Ma was an inveterate writer of letters to the editor, a few of which were published in the Charlotte Observer, when she lived with my sister and her family in North Carolina after my father passed away. Her letters were invariably focused on the international double standard to which Israel was subjected, and to the Jewish state being surrounded by implacable enemies. After her first visit to Israel, in 1965, the Business and Professional Women’s Club invited her to give a report on the trip. I tagged along to operate the slide projector and vividly remember how proud she was to speak of her experiences.
The Holocaust weighed heavily on my mother. The part of her family that remained in Lithuania was wiped out, most likely in 1941 (save for a cousin who managed to survive and whose existence was not known to us for many years). She would talk often about letters that arrived from Lithuania, probably in 1940 or 1941, beseeching the family to find a way to bring them to the States. That the family was unable to do this troubled my mother greatly for the rest of her life.
All of this made her a fierce fighter against anti-Semitism. Another book in our bookcase was John Roy Carlson’s “Under Cover,” which recounted the activity of the German-American Bund and other pro-Nazi organizations in the United States.
We lived in a small New Hampshire city with a handful of other Jewish families. On occasions when a customer in our store or an acquaintance, not realizing my mother was Jewish, would make a reference to Jews being “cheap” or “greedy,” she’d come back with a quick rejoinder. She often talked about the lynching of Leo Frank, the Atlanta factory superintendent falsely convicted of the murder of a 13-year-old girl, and the impact it had on young Jews of her time. Beyond that, I recall her speaking highly of those, like Pope John XXIII, whose efforts to right past wrongs made them living antidotes to centuries of ingrained anti-Semitism.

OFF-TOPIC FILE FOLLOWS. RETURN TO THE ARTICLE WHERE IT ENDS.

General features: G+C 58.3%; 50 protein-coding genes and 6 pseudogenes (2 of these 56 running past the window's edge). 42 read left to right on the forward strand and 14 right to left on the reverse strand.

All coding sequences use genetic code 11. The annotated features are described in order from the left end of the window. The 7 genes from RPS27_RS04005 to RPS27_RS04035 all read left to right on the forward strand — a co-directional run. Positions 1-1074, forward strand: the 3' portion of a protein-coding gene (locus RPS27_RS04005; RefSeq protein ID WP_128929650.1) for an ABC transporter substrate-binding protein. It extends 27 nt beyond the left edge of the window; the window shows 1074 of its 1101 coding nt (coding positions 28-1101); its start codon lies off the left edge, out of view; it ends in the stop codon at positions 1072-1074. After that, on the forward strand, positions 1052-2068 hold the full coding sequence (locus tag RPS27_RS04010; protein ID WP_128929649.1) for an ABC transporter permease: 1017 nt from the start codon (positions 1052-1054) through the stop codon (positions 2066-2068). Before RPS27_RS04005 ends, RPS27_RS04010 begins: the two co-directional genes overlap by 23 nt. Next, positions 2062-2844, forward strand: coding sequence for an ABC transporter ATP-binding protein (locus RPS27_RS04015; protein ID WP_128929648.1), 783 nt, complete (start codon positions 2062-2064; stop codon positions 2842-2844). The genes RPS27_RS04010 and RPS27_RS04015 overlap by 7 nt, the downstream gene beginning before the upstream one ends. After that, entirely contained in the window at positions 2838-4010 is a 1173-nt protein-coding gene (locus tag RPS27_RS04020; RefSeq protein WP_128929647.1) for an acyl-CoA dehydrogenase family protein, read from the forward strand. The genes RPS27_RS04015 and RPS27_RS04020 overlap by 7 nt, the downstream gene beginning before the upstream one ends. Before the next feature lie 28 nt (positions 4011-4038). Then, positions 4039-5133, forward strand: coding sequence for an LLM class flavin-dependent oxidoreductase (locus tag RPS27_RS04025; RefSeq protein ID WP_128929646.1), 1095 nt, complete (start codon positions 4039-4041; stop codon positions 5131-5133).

Most of all, my mother was not only a proud Jew but praiseworthy of the accomplishments of other Jews. She was a regular viewer of “The Jack Paar Show,” especially enjoying the appearances of entertainers like Alan King and Buddy Hackett, or of raconteurs like Oscar Levant and Milt Kamen. Finding out that an author, scientist or some other public figure was Jewish, she was sure to let me know, if I didn’t already. And though she didn’t live to see Sen. Joe Lieberman nominated for vice president, she would have kvelled to have seen that day.
And while her English was inflected with a Maine accent, she always had a Yiddish expression (usually quoting her mother) that was apt for any occasion. My favorite was “Vos iz oyfn lung, iz oyfn tsung” (“what’s on your lung is on your tongue,” or “the words one says are from what’s really inside”). I wish I had written then all down; they were priceless.